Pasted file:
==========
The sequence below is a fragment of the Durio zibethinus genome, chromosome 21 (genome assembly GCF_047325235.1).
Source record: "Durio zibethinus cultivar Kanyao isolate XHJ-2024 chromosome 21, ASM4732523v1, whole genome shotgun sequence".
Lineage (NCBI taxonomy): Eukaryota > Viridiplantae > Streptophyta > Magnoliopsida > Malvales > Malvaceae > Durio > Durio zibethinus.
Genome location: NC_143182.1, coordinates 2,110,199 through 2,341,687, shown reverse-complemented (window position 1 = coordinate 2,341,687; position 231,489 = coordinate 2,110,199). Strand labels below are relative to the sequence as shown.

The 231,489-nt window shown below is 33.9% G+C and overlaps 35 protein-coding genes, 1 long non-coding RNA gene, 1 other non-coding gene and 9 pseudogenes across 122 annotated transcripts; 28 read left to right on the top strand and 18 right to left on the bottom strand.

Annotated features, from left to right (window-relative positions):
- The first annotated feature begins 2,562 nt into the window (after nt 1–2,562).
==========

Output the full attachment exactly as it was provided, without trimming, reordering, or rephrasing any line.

The sequence below is a fragment of the Durio zibethinus genome, chromosome 21 (genome assembly GCF_047325235.1).
Source record: "Durio zibethinus cultivar Kanyao isolate XHJ-2024 chromosome 21, ASM4732523v1, whole genome shotgun sequence".
Lineage (NCBI taxonomy): Eukaryota > Viridiplantae > Streptophyta > Magnoliopsida > Malvales > Malvaceae > Durio > Durio zibethinus.
Genome location: NC_143182.1, coordinates 2,110,199 through 2,341,687, shown reverse-complemented (window position 1 = coordinate 2,341,687; position 231,489 = coordinate 2,110,199). Strand labels below are relative to the sequence as shown.

The 231,489-nt window shown below is 33.9% G+C and overlaps 35 protein-coding genes, 1 long non-coding RNA gene, 1 other non-coding gene and 9 pseudogenes across 122 annotated transcripts; 28 read left to right on the top strand and 18 right to left on the bottom strand.

Annotated features, from left to right (window-relative positions):
- The first annotated feature begins 2,562 nt into the window (after nt 1–2,562).